What is this area’s cultural heritage?

Aldeburgh was one of Suffolk’s earliest seaside resorts. At the beginning of the nineteenth century visitors began to visit the town to enjoy its clear and healthy air and to sample the excellence of its water. A guide book to the town dated 1820 assures its readers that Aldeburgh “is reckoned by physicians to be one of the most healthy places along the eastern shore..”

Benjamin Britten, a dentist’s son from Lowestoft, made Suffolk the heart of the twentieth-century British musical landscape. Britten is best remembered for his founding of the annual Aldeburgh Festival in 1948 and the creation of the Snape Maltings Concert hall. At the Festival, Britten and his partner Peter Pears brought together international stars and emerging talent from around the world. The 832-seat Snape Maltings hall was opened by the Queen at the start of the twentieth Aldeburgh festival on 2 June 1967. The Maltings continues to host world-class performers under its current management, the Britten Pears Arts, a pioneering music, arts and heritage charity.

Suffolk’s coastline is a main draw for tourists. In the Summer, visitors swarm to charming seaside resorts such as Aldeburgh and Southwold. The coastal paths and nature reserves are a major attraction, headed by the world-famous RSPB reserve of Minsmere. The five estuaries make this region particularly magical for the wildlife and for hiking and canoeing.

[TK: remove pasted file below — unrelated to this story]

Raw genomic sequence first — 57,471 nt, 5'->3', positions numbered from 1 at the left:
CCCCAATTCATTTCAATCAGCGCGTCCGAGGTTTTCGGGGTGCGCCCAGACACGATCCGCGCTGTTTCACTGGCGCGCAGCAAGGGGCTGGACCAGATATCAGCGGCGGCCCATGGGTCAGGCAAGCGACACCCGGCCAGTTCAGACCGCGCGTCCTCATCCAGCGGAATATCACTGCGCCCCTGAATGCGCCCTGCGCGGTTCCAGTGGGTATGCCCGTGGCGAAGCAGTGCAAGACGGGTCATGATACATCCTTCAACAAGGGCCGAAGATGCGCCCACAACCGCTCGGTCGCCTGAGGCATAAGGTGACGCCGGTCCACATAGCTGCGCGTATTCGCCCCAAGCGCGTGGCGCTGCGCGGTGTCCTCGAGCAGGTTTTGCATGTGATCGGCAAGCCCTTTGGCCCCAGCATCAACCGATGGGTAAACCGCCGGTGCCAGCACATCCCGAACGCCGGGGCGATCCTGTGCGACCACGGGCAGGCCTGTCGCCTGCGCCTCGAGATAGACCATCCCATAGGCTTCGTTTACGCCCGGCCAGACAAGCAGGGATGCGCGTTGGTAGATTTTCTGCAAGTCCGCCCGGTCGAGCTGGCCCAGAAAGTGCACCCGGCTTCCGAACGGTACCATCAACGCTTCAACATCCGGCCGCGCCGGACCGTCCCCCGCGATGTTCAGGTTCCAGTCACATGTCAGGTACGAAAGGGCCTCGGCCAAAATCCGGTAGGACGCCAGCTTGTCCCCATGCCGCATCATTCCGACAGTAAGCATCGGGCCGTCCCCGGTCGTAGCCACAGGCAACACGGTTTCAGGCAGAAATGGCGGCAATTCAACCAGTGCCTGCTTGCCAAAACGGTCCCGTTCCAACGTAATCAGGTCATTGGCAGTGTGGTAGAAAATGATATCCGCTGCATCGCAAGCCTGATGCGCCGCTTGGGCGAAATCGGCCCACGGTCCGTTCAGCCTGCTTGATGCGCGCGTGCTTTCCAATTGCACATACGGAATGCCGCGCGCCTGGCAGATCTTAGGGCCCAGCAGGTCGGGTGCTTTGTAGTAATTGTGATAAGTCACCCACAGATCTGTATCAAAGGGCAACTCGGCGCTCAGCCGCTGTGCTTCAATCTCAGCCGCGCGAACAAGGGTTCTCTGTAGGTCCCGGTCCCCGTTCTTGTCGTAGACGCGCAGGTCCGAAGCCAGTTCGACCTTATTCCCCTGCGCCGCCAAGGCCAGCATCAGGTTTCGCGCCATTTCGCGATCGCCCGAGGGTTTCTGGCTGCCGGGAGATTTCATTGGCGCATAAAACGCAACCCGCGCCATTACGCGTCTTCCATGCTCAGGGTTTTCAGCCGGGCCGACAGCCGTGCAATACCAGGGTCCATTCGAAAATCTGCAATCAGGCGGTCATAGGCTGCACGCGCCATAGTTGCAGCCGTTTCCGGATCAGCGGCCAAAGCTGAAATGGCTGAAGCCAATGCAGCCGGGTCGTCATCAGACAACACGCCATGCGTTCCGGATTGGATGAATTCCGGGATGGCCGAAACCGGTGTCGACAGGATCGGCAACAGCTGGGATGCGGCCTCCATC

Culture plays a large part in twenty-first century Suffolk life. Festivals abound. In Aldeburgh alone, the calendar year is filled with annual festival bookings - Literary, Poetry, Food & Drink, Documentary film, Craft-fairs, Art and Contemporary Music.

Thorpeness was voted the “weirdest village in England” in 2003 by Bizarre magazine.  Glencairn Stuart Ogilvie’s dream was to create a fantasy holiday village when he bought up the land north of Aldeburgh in 1910. The buildings have a mock Tudor or Jacobean style. In the centre of the village is a shallow, artificial boating lake that Ogilvie called the Meare, using the Elizabethan spelling. Peter Pan’s author, J.M.Barrie was a friend of Ogilvie and this book was the inspiration for the design of this adventure playground.

The Warden’s Trust building located on the border of Thorpeness is listed in the latest edition of Pevsner as another quirky piece of architecture, now the home to the acclaimed charity for vulnerable children and elderly. The other famous feature of Thorpeness is the House in the Clouds built in 1923 as a water tower and now converted into holiday accommodation.